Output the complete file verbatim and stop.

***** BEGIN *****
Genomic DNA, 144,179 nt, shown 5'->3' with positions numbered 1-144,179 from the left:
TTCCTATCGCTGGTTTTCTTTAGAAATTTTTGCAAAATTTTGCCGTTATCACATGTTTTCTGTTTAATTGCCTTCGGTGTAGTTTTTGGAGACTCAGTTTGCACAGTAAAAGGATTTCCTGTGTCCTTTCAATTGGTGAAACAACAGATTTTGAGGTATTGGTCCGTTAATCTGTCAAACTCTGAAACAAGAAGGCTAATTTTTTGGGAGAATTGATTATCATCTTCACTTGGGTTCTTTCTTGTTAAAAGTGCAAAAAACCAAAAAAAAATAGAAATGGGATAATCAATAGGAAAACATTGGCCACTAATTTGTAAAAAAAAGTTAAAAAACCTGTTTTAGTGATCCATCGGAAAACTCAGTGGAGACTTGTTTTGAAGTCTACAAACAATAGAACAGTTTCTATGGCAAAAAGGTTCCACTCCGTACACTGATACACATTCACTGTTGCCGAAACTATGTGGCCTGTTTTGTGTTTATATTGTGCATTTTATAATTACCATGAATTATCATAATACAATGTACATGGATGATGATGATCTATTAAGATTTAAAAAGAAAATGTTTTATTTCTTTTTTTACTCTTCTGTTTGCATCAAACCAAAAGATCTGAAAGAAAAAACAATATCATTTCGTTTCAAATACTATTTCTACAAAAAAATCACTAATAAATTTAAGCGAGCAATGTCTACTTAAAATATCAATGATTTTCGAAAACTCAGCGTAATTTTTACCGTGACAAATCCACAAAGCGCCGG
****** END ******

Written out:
Genomic DNA, 144,179 nt, shown 5'->3' with positions numbered 1-144,179 from the left:
TTCCTATCGCTGGTTTTCTTTAGAAATTTTTGCAAAATTTTGCCGTTATCACATGTTTTCTGTTTAATTGCCTTCGGTGTAGTTTTTGGAGACTCAGTTTGCACAGTAAAAGGATTTCCTGTGTCCTTTCAATTGGTGAAACAACAGATTTTGAGGTATTGGTCCGTTAATCTGTCAAACTCTGAAACAAGAAGGCTAATTTTTTGGGAGAATTGATTATCATCTTCACTTGGGTTCTTTCTTGTTAAAAGTGCAAAAAACCAAAAAAAAATAGAAATGGGATAATCAATAGGAAAACATTGGCCACTAATTTGTAAAAAAAAGTTAAAAAACCTGTTTTAGTGATCCATCGGAAAACTCAGTGGAGACTTGTTTTGAAGTCTACAAACAATAGAACAGTTTCTATGGCAAAAAGGTTCCACTCCGTACACTGATACACATTCACTGTTGCCGAAACTATGTGGCCTGTTTTGTGTTTATATTGTGCATTTTATAATTACCATGAATTATCATAATACAATGTACATGGATGATGATGATCTATTAAGATTTAAAAAGAAAATGTTTTATTTCTTTTTTTACTCTTCTGTTTGCATCAAACCAAAAGATCTGAAAGAAAAAACAATATCATTTCGTTTCAAATACTATTTCTACAAAAAAATCACTAATAAATTTAAGCGAGCAATGTCTACTTAAAATATCAATGATTTTCGAAAACTCAGCGTAATTTTTACCGTGACAAATCCACAAAGCGCCGG